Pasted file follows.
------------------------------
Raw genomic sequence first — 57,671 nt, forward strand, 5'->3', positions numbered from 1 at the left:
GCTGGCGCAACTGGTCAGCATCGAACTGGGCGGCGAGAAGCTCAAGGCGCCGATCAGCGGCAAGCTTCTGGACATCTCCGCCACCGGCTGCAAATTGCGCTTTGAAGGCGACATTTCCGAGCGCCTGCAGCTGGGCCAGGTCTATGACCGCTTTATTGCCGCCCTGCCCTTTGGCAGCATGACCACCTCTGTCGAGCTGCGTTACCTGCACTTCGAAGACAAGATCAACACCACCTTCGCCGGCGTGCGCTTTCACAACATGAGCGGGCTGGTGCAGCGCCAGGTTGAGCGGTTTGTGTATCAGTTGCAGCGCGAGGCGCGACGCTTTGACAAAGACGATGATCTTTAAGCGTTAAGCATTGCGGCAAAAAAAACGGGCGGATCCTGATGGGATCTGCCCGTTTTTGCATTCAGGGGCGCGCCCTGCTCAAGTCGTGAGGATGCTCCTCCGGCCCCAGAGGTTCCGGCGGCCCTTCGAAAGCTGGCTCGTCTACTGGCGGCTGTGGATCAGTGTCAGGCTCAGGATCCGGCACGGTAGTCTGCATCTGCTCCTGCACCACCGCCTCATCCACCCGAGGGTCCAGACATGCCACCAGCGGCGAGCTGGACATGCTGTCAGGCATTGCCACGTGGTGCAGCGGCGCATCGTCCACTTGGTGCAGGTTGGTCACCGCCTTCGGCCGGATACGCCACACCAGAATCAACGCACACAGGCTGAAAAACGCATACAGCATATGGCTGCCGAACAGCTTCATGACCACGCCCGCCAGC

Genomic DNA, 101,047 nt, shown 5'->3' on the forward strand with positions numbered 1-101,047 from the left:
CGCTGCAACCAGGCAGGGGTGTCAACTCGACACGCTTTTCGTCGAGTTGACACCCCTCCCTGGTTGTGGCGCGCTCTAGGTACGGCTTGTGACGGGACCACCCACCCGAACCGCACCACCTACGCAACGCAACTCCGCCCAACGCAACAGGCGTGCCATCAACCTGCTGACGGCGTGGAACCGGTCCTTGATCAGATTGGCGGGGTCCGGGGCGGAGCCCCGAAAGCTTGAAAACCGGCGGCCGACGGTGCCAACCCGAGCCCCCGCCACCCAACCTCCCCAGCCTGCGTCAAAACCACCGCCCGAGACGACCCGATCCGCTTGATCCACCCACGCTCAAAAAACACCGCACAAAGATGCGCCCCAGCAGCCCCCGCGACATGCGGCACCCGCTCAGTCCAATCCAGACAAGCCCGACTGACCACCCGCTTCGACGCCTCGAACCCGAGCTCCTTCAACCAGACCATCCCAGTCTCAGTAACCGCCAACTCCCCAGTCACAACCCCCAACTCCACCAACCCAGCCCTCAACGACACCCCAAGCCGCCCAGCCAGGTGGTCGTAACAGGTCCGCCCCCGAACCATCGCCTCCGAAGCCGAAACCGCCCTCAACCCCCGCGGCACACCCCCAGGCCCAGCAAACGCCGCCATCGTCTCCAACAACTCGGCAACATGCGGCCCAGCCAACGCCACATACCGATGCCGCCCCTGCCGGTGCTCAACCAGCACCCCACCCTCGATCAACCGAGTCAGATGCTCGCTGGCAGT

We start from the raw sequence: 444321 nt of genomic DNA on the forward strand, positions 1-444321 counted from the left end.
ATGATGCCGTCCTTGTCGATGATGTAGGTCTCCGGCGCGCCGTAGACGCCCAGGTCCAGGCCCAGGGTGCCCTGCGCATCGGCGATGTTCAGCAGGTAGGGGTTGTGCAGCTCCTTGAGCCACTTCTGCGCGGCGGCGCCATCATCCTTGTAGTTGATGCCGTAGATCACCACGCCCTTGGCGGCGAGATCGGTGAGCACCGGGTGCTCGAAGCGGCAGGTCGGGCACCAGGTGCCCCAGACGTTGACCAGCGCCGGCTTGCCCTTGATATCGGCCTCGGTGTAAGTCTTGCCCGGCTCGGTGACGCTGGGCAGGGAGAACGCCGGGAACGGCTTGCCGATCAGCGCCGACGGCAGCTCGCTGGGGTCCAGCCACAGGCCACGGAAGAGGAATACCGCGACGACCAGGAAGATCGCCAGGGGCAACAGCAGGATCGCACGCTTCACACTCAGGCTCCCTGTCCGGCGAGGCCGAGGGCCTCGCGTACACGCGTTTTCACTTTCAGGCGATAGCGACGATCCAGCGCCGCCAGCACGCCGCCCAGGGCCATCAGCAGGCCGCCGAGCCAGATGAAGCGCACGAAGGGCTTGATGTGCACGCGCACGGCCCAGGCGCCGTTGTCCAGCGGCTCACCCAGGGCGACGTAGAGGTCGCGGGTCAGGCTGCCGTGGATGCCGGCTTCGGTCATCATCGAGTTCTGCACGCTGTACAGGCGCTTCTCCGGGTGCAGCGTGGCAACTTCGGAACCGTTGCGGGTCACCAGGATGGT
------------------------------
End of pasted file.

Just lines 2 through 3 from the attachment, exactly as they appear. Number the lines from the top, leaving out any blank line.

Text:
GCTGGCGCAACTGGTCAGCATCGAACTGGGCGGCGAGAAGCTCAAGGCGCCGATCAGCGGCAAGCTTCTGGACATCTCCGCCACCGGCTGCAAATTGCGCTTTGAAGGCGACATTTCCGAGCGCCTGCAGCTGGGCCAGGTCTATGACCGCTTTATTGCCGCCCTGCCCTTTGGCAGCATGACCACCTCTGTCGAGCTGCGTTACCTGCACTTCGAAGACAAGATCAACACCACCTTCGCCGGCGTGCGCTTTCACAACATGAGCGGGCTGGTGCAGCGCCAGGTTGAGCGGTTTGTGTATCAGTTGCAGCGCGAGGCGCGACGCTTTGACAAAGACGATGATCTTTAAGCGTTAAGCATTGCGGCAAAAAAAACGGGCGGATCCTGATGGGATCTGCCCGTTTTTGCATTCAGGGGCGCGCCCTGCTCAAGTCGTGAGGATGCTCCTCCGGCCCCAGAGGTTCCGGCGGCCCTTCGAAAGCTGGCTCGTCTACTGGCGGCTGTGGATCAGTGTCAGGCTCAGGATCCGGCACGGTAGTCTGCATCTGCTCCTGCACCACCGCCTCATCCACCCGAGGGTCCAGACATGCCACCAGCGGCGAGCTGGACATGCTGTCAGGCATTGCCACGTGGTGCAGCGGCGCATCGTCCACTTGGTGCAGGTTGGTCACCGCCTTCGGCCGGATACGCCACACCAGAATCAACGCACACAGGCTGAAAAACGCATACAGCATATGGCTGCCGAACAGCTTCATGACCACGCCCGCCAGC

Genomic DNA, 101,047 nt, shown 5'->3' on the forward strand with positions numbered 1-101,047 from the left: